They began dating in 2005 and were married in 2015 under the federal law recognizing same-sex marriage.
Problems began for the women, who identify as lesbian, as soon as they began living as a couple.
Mousseau, a tribal police officer, was fired from her job in 2005 when she refused to end her relationship with De Leon. Shortly after her dismissal, they came home to find their home and car vandalized with the word, “faggot,” scrawled over the exterior of their house.
“I tried to file a report with the police and they just laughed,” Mousseau recalled. She was shocked to learn that there were no tribal laws regarding hate crimes.
Fearing for their safety, the couple moved off the reservation.
In 2008, a newly appointed police chief contacted Mousseau asking her to return to help out with the short-handed staff. “He said I was a good cop and asked me to come back,” Mousseau said.
She returned to Pine Ridge as a police officer. All went well until the police chief position changed hands again in 2009.
According to Mousseau, the new chief called her into his office informing her that she was to answer all ‘“faggot” calls that came into the police office.
During one such call, the transgender man she arrested for intoxication asked to be placed in protective custody at the tribal jail. He complained that he was repeatedly raped during his last incarceration.
“He told me that the jailers just laughed when he cried out for help,” Mousseau said.
Jail staff refused to place the man in protective custody, according to Mousseau.
“That was a defining moment for us. We determined that our time on the reservation was done,” Mousseau said.
“He was a police officer in charge of enforcing our laws and he was refusing to protect people; I decided I wasn’t going to put up with that,” she said.
Again the couple moved away from Pine Ridge.
Friends and relatives began reaching out to the couple for advice and support in dealing with the high rates of assaults and suicides on the reservation relating to those who identify as LGBTQ.
Mousseau and De Leon decided they needed to do something to help; they began working to pass laws protecting the rights of LGBTQ people on the reservation.
“We’re not trying to right any past wrongs. We had to forgive the people who hurt us,” De Leon said.
“We don’t want anyone else to experience the pain and hurt that we have just because they identify as LGBTQ,” Mousseau said.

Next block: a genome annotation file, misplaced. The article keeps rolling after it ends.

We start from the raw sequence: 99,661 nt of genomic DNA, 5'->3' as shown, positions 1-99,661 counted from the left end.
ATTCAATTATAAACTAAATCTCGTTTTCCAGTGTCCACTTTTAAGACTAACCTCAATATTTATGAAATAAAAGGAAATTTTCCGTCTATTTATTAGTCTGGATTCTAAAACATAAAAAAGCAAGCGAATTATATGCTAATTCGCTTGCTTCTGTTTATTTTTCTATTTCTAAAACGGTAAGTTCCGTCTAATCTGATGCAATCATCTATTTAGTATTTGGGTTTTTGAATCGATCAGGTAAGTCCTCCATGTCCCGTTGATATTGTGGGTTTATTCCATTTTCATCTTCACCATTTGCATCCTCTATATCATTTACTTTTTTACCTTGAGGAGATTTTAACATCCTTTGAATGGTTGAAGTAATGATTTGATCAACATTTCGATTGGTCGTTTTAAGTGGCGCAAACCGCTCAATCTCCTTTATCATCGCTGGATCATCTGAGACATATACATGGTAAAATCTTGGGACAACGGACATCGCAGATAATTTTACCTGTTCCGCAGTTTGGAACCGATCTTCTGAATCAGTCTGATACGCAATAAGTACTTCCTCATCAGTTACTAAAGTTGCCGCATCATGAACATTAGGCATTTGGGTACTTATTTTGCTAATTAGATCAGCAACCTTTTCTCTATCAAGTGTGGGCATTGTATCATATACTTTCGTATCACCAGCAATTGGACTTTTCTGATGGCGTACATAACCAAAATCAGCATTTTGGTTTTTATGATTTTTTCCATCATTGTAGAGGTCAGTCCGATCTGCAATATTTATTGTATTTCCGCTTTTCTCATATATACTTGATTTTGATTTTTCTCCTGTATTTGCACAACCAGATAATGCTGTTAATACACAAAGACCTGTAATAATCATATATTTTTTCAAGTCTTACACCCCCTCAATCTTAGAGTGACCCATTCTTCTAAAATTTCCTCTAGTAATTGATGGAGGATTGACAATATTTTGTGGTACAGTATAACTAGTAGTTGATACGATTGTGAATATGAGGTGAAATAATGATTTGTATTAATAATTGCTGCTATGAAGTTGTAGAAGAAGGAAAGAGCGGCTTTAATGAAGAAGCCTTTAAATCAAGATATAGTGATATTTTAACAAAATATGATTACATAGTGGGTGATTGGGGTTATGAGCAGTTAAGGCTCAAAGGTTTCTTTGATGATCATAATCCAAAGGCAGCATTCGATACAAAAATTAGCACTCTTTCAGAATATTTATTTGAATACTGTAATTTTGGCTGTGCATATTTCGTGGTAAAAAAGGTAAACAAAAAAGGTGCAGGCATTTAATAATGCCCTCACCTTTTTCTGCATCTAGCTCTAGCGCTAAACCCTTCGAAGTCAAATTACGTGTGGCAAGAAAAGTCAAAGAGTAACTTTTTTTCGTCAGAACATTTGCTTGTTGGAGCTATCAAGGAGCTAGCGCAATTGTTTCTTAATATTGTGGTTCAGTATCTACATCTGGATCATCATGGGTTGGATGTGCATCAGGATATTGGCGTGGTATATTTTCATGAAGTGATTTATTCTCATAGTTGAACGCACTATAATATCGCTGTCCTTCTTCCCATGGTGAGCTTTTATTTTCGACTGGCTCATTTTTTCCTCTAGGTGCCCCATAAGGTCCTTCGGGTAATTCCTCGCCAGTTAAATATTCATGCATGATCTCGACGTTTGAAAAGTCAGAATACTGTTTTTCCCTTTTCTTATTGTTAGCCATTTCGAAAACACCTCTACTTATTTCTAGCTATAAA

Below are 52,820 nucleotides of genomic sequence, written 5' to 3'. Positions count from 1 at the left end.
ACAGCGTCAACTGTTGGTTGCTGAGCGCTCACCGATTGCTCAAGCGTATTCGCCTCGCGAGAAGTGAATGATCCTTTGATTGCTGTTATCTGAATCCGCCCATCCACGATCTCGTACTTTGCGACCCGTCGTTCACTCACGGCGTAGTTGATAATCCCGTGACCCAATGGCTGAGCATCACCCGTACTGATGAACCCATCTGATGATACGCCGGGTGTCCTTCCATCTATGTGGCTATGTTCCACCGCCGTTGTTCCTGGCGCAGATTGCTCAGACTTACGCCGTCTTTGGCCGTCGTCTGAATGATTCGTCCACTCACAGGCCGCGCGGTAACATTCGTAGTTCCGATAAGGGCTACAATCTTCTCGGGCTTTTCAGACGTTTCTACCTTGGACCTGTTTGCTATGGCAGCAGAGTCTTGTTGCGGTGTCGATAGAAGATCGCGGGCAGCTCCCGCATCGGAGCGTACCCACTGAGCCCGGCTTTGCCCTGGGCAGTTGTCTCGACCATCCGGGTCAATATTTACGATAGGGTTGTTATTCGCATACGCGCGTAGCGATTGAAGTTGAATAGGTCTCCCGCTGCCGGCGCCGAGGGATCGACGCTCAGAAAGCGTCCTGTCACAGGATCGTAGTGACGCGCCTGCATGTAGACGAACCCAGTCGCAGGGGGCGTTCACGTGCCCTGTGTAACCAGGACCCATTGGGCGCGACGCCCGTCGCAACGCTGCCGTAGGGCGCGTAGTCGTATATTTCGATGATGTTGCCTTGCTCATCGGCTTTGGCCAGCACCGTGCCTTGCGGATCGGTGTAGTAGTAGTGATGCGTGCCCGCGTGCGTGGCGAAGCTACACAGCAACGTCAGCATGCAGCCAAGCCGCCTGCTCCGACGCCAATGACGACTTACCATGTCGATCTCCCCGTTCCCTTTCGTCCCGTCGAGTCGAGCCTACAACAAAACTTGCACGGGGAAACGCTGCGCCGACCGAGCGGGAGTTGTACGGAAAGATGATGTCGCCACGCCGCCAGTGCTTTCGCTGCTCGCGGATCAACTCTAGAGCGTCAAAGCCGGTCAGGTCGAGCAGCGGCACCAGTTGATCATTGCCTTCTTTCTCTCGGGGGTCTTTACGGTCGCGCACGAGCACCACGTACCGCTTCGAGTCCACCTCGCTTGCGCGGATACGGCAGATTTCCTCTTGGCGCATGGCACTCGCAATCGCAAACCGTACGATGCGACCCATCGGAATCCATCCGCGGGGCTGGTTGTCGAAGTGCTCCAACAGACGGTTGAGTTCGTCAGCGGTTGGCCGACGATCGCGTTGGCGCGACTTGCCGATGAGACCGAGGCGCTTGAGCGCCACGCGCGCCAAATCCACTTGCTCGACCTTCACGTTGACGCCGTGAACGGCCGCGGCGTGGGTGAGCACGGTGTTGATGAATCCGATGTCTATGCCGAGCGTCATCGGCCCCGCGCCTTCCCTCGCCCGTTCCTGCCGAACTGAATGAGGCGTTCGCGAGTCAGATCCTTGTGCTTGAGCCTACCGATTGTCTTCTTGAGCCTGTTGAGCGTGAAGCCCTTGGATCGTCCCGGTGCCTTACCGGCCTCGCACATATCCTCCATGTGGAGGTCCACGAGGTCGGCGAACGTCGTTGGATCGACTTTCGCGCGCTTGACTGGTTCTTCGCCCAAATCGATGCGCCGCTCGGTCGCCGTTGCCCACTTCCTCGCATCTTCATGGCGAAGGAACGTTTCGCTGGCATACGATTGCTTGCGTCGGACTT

At last, the tribal council met on September 4 to decide the fate of the hate crime law. Anxiously, the women attended the meeting.
“We wore our warrior clothing to the council meeting,” Mousseau said. “I wore my ribbon shirt and Felipa wore her ribbon skirt.”
Several council members and a handful of citizens spoke in support of both laws during the council meeting.
According to Mousseau, however, the couple stood alone.
“I think many LGBTQ people in our community are too afraid to publicly support this,” Mousseau said.
Indian Country Today interviewed several citizens who shared varied opinions about the role that LGBTQ people play in traditional Lakota culture and spirituality. In the accompanying video, elders describe LGBTQ people or “winkte” as revered with special roles in the culture; others describe them as bad people who should be banished.
In the end, however, it was love of family and concern for children that supported both votes.
“We cried behind closed doors after Vina called us abominations,” Mousseau said.
“Many people spoke on our behalf the next day including straight men. That was the greatest feeling; it gave a heartbeat back to my heart,” she said.
“Our LGBTQ takojas (grandchildren) can prosper in a safe healthy environment,” De Leon said.
An unidentified citizen spoke to the tribal council prior to the hate crime vote.
“The winkte are not going away. They are our family, part of our Oyate (extended family) and have the right to live and be safe,” he said.
This story was first published at Indian Country Today and is republished here with permission.